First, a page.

The onset of muscle contraction is initiated by electrical impulses in the nerve trunks that enter the muscle fibers. These impulses depolarize the membrane of muscle cells, as a result of which an action potential is created in the muscle fibers, which quickly spreads along the nerve fiber and leads to its contraction. Moreover, the reduction is only initiated by this action potential, and the reduction process itself is much longer. Using needle (invasive) or surface electrodes, it is possible to register the sum of the action potentials of all cells involved in the process.
To perform the “grasp-open” function, it is necessary to bend-unbend the hand. That is, the control of the prosthesis is not natural (anthropomorphic) and additional patient training will be required, which takes weeks. The actuator moves “from edge to edge” without intermediate positions – this is due to the fact that the EMG signal does not reflect the mechanical parameters of muscle contraction. The only thing that the patient can control is to proportionally control the speed of the movement.
Lack of existing methods
The disadvantage of all known methods of electromyographic control of prostheses is that depolarization signals from simultaneously stimulated muscles are superimposed, therefore it is extremely difficult to receive an EMG signal about the activity of a particular muscle. In addition, the influence of crosstalk (interference) noise from adjacent muscles increases with increasing distance between the measuring electrodes.
Switching between the two movements is done mechanically or with a hidden switch. If there are many functions – special coding in Morse code or RFID tags, pasted throughout the apartment.
The global task facing scientists all over the world is to achieve cross-classification, i.e. provide the ability to simultaneously grip / open and rotate without auxiliary switching.
The development team of the BMT-2 Department of Biomedical Technology at Moscow State Technical University was faced with the same task – to implement control of two movements (grip and rotation of the hand), but at the same time to achieve not only proportionality of control, but to maintain the anthropomorphism of these movements. Anthropomorphism is understood as the execution of precisely those movements that the patient thinks about in real time. Bauman scientists are engaged in this task – employees of the BMT-2 department.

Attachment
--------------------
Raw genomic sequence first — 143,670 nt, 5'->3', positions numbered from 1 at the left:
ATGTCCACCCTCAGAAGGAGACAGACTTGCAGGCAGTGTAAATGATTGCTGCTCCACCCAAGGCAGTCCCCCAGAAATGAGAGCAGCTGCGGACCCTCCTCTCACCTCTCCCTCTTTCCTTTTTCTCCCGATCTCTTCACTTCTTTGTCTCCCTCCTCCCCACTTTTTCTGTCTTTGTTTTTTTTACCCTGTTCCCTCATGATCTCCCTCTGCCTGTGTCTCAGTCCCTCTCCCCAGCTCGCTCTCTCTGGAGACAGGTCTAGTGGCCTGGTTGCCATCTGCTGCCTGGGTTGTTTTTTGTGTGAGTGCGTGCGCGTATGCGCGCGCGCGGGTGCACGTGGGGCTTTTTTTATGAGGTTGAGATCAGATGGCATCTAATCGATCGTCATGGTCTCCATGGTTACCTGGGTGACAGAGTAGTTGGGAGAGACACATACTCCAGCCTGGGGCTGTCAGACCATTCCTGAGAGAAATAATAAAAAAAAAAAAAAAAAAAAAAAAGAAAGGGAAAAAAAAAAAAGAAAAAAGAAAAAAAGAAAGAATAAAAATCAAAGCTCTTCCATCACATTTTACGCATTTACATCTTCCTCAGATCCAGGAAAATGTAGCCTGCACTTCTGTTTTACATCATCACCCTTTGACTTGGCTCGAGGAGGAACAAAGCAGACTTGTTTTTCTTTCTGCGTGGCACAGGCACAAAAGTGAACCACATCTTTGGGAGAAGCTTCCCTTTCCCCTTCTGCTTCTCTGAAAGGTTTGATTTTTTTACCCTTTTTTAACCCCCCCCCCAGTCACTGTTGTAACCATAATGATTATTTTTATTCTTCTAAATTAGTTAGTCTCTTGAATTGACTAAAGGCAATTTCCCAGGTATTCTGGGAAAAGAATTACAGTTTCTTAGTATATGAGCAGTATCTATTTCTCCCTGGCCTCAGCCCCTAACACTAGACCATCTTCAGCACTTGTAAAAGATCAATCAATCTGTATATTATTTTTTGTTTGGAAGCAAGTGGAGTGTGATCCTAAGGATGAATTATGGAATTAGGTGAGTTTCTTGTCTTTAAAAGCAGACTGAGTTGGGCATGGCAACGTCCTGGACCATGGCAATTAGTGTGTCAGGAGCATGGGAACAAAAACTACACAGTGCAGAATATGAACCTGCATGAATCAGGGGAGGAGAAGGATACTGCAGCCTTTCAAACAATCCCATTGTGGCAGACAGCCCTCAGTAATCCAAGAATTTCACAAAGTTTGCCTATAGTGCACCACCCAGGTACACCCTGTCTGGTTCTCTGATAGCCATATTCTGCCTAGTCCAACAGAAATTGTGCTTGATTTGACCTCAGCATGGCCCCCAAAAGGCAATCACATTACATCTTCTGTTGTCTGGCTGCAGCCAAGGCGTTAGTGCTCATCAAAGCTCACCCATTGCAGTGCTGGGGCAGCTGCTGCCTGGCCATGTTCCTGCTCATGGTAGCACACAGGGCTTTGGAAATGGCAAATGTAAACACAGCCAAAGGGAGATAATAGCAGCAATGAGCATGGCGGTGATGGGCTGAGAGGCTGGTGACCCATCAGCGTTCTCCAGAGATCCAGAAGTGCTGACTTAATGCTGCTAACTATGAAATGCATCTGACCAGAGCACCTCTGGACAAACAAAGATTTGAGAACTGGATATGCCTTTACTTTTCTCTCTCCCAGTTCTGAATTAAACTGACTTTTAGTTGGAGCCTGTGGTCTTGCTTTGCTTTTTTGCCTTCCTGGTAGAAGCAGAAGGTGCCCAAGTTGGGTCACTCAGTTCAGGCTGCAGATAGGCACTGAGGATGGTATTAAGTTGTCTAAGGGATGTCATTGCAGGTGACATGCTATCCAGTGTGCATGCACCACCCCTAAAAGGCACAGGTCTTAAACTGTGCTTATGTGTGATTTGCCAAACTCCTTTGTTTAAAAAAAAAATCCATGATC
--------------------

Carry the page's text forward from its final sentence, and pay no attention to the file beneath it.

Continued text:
Development and its features
The technical objective of the present invention is to provide the possibility of obtaining a high-quality and stable signal, which, when controlled by a technical device, allows to form control actions proportional to the degree of muscle contraction with a delay of no more than 120 ms.
To solve this problem, the developers applied a combined approach, the essence of which is the joint registration of an electromyogram and the active component of electrical impedance from a single electrode system. Electrical impedance myography is based on the measurement of changes in the electrical impedance of muscles that occur during muscle contractions.
An alternating current of a stable amplitude is supplied to the probing electrodes, and the voltage is recorded from the measuring electrodes, which, after frequency separation of the channels, is converted into EMG and the active resistance of the body area, reflecting the process of mechanical muscle contraction. It has been experimentally established that muscle contraction leads to a proportional change in active resistance recorded in the projection of this muscle.